1794 Pennsylvania-German "John Seltzer" Dowry Chest
Appraised Value: $10,000 - $15,000
IMAGE: 1 of 1
Appraisal Video: ()
GUEST: It came into our family in the late '20s with my grandfather, and it was passed on through the family. It was actually a wedding gift to my husband and I 30-some years ago. So it's been with us for a while. It's part of our family. I just love it.
APPRAISER: It's been in the family about three generations.
GUEST: Basically, yes.
APPRAISER: Okay. And you know something about the maker and the date.
GUEST: I did find the maker. I believe it's over there.
APPRAISER: That's right. It's John Seltzer.
GUEST: John Seltzer, and dated 1794.
APPRAISER: 1794. That is correct. John Seltzer was born in the 1760s and died in the 1820s, so this is a piece made by him in Lancaster County probably midstream in his life. That is, he was a mature cabinetmaker at this time. One of the things that's interesting about these blanket chests is that they were given to a young bride essentially for the storage of textiles. And in that era before the Industrial Revolution, textiles could be the most expensive and important part of a estate inventory. Hence, they were a treasured object. This example is interesting. It has the stylized urns and flowers on it and this painting decoration is very distinctive to the parts of Germany from which these people were coming. Let's open up the chest and look inside. Certainly. This is what we call a "till." And can you lift that till panel?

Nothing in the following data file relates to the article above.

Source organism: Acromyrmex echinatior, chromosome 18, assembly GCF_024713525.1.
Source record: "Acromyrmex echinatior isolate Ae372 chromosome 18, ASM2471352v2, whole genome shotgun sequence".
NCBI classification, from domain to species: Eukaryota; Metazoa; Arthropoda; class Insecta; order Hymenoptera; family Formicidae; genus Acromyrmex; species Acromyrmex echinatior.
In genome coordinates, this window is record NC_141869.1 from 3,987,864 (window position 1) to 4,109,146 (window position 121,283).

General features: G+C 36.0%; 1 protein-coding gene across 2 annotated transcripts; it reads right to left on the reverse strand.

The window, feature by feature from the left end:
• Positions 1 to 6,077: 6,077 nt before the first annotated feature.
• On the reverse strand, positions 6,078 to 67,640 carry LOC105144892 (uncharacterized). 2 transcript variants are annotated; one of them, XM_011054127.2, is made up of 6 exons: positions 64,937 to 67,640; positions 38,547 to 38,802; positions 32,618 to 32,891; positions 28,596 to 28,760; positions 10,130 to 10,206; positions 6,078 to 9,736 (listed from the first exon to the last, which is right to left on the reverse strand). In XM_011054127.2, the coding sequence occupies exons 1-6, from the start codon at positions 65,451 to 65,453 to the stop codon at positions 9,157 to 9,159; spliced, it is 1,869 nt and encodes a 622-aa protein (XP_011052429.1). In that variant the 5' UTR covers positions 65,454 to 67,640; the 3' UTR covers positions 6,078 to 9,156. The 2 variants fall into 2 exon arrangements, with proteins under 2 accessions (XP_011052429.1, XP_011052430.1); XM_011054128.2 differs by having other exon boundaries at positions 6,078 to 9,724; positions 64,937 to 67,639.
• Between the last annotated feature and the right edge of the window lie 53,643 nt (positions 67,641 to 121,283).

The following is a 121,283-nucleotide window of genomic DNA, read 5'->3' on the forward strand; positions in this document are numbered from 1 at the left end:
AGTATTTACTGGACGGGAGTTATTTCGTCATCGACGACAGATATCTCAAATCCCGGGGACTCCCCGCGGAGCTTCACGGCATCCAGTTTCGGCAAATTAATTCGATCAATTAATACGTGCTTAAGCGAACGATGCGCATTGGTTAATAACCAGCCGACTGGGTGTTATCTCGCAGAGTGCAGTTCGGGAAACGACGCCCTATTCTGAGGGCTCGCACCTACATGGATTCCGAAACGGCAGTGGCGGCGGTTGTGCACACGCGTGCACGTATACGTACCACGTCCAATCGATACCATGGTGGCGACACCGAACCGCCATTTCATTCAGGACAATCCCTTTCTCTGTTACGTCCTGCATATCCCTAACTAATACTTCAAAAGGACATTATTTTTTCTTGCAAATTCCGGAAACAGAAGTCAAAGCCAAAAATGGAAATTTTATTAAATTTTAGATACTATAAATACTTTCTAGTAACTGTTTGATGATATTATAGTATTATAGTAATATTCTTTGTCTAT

APPRAISER: There is a secret little compartment under there, probably for jewelry, possibly for coins, but the till was where a woman would store her valuables often.
APPRAISER: And you notice that the boards are solid. It says something about the abundance of white pine here in Pennsylvania. White pine, and often we find these made out of tulip poplar. It has its original hardware, its original paint. It's not been touched. I've talked with my colleagues about it. We think auction estimate on this piece would be about $10,000 to $15,000.
APPRAISER: Now, if these were stiles and rails with fielded panels, it would make it more valuable. If it had unicorns in the panels, drawers underneath, if the condition was a little better, it would be about ten times as much.
GUEST: Oh, okay.
APPRAISER: These have gone for $100,000 to $200,000.
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